FIRST Robotics Gets 4th in Competition


Megan Schendel

    On Saturday, Nov. 25, the MHS FIRST Robotics team hosted and competed in a relic recovery tournament. As their last competition before states, the students competed in matches alongside 11 other teams to determine their placement and alliances for the state competition. They spent countless hours preparing to compete and were able to place fourth out of 12 teams.

    “At times, we’ve performed less optimally than we would have liked but the improvements that we’ve made have been a good learning experience for our team as whole,” said electrical subteam lead Junior Ian Eshelman.

    At the competition, the students competed with their robot in relic recovery. “It’s a game that’s centered around the main scoring element, a six inch cube. They have to stack it into a pattern for points. There’s an autonomous mode where they have to pre program instructions and then it goes into a driver controlled period where they’re actually remote controlling it. There’s what they call the endgame where they balance on a balancing stone— a rocking platform that they have to balance the robot on. The relic part is another game piece that they can, if they choose to, pick up and move, place it in a zone outside of the field,” said FIRST Robotics Instructor Tyson Kikugawa.

    Aside from being judged on how their robot does in the competition, the teams are also scored on their engineering process. “We have to make something called an engineering notebook where we describe how we built and made the robot. That’s the biggest factor when it comes to judging,” said assistant project manager Senior Kaikoa Viveiros. The notebook is designed to demonstrate the students’ ability to think critically as they design and test their robots. “They showcase their decision making process and their design process— how did they come to these decisions, not only ‘does the design work’ but how did you come up with this design,” said Kikugawa.

    After each competition, the team takes the time to look at how they did and figure out what they need to dedicate their time to improving. “I feel we did better than the last couple competitions,” said Eshelman. “This time we had an entirely fabricated robot, as opposed to using the modular parts as we had in the past, which allowed our robot to perform much more fluidly than using the parts that we didn’t make ourselves.”

    To perfect their robots and get them built in time for competitions, the FIRST Robotics students have to commit most of their after school time to prepping their robot. “We’ve been meeting almost daily from 3 to 6 p.m. on weekdays to figure out what we need to get done to make our robot competition ready, such as putting our frame together, fabricating all the metal parts, soldering all the electronic parts and programing the robot so that it can run properly during the competition,“ said Eshelman.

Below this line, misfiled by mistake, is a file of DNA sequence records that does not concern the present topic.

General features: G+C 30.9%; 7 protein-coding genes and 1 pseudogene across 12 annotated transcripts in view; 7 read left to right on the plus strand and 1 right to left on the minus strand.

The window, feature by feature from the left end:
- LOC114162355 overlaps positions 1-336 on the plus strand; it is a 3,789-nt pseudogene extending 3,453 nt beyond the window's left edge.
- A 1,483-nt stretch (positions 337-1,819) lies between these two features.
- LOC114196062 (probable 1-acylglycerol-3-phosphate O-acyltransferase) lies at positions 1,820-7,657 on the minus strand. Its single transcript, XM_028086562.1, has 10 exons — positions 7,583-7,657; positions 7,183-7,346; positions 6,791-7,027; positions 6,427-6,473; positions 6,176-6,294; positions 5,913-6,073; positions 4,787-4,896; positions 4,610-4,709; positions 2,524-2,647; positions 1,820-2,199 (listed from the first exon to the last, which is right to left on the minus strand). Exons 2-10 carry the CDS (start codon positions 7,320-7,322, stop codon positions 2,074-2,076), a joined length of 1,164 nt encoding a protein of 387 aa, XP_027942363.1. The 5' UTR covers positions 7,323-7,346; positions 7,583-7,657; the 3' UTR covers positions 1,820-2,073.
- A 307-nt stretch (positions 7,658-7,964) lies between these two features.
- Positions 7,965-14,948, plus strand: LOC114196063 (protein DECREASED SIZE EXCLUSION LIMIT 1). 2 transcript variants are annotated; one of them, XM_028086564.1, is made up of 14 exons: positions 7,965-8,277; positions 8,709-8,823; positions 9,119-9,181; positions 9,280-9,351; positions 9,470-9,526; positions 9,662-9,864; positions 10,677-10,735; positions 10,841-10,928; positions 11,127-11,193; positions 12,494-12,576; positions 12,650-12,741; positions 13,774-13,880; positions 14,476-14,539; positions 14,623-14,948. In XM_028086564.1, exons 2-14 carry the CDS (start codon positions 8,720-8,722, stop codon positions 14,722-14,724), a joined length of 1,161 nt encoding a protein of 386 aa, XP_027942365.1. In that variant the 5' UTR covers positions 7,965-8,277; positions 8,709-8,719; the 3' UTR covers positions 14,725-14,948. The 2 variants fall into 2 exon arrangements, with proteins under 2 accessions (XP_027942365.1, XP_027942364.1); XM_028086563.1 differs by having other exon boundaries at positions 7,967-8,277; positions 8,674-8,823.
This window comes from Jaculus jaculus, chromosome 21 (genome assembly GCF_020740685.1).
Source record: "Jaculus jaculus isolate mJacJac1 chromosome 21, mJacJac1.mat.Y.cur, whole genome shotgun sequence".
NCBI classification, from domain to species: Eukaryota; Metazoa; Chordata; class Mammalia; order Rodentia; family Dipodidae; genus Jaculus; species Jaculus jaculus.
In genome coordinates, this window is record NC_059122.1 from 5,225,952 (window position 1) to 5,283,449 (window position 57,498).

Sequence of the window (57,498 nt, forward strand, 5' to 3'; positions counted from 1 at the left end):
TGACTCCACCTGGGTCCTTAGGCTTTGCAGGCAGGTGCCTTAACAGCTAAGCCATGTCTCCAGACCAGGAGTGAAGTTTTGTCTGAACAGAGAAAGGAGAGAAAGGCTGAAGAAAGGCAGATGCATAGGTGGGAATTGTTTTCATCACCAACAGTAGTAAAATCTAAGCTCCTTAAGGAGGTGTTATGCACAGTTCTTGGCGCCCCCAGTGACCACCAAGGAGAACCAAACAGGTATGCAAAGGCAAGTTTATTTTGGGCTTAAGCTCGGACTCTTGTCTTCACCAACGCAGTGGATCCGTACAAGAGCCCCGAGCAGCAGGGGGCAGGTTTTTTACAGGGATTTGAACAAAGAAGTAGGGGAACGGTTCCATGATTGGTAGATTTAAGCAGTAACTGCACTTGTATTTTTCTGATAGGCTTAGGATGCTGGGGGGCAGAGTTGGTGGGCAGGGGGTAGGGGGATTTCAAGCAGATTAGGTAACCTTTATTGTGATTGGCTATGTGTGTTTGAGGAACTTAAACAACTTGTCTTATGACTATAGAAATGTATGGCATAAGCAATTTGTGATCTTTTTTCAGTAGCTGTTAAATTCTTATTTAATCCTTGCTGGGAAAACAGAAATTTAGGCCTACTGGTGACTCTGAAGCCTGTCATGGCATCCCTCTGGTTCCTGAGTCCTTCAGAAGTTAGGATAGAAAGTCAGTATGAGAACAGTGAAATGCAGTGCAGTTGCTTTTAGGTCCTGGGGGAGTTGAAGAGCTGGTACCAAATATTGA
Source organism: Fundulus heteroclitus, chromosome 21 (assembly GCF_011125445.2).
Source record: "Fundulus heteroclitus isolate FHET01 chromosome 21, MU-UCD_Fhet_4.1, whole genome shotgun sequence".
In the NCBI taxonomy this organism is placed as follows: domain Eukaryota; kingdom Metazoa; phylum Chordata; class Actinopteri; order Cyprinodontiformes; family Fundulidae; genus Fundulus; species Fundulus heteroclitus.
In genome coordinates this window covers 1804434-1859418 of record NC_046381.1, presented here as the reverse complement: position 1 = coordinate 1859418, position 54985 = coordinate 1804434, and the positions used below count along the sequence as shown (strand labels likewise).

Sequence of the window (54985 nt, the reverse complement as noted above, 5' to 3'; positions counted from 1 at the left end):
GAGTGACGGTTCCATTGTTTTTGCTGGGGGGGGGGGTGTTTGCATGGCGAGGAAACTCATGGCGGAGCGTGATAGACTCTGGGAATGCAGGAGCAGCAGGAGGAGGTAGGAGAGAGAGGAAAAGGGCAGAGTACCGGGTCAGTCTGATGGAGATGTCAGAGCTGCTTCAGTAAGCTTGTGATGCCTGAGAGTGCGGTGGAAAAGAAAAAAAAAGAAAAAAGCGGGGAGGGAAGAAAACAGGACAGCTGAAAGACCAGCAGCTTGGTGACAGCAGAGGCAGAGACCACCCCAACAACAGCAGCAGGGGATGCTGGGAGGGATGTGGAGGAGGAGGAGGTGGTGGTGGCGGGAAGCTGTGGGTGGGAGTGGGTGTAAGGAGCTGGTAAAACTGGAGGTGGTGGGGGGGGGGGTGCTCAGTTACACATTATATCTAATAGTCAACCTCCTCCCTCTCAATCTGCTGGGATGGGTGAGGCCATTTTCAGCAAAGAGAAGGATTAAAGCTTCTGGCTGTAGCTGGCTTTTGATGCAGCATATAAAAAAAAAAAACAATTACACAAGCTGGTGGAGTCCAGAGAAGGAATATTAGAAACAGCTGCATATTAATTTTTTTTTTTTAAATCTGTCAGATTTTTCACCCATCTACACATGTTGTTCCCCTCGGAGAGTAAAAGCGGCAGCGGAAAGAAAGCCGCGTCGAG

The students spend a large amount of their time testing their robot and trying to account for any possible errors or complications that they might encounter. “We have the members of our subteams tell us if there is any problems that they foresee and try to plan around those problems,” said Eshelman. The members who have more experience in robotics rely on their past experiences to help them in building the most effective and problem free robot that they can. “You kind of foresee the problems that came up in the past and there’s ways to prevent that,” said Viveiros.

    FIRST Robotics is a highly collaborative effort that depends on the more experienced members working effectively with the new members. “I guide and mentor the other members,” said Eshelman. “If someone doesn’t know how something works—how certain electronics need to be put together—we’ll put an experienced member along with that member that doesn’t understand so that they can help guide them through that.”

    The FIRST Robotics competitions focus on the idea of “coopertition,” giving the students the chance to work together and make friends while also competing simultaneously. “You are competing against the other teams, but at the same time you want to help the other teams out and make sure that they’re competing at the best that they can be so that the competition is as fair as possible,” said Eshelman. Kikugawa said, “It’s also a good networking opportunity to meet other teams, meet other like minded people, and get that friendly competitive experience.”

    The competitions are important in helping to get the students hyped up and ready to keep building. “I get a good sense of adrenaline when I am competing so it gets me excited to see the outcome of the match,” said Viveiros. The competitions serve as motivators for many of the students to strive to build a better robot. “I think, ultimately, competition kind of forces you to improve. If you’re just doing it for fun, there really isn’t an end to it and sometimes not having that end makes it harder to have a goal and set targets for yourself. Competition is a good way to kind of see where you’re at and see ways that you can improve that you don’t get if you’re just playing around the classroom,” said Kikugawa.

    With their season coming to a close, the FIRST Robotics team continues to make revisions to their robot in hopes of putting their best foot forward as they compete at States on Saturday, Dec. 9, at Maryknoll High School.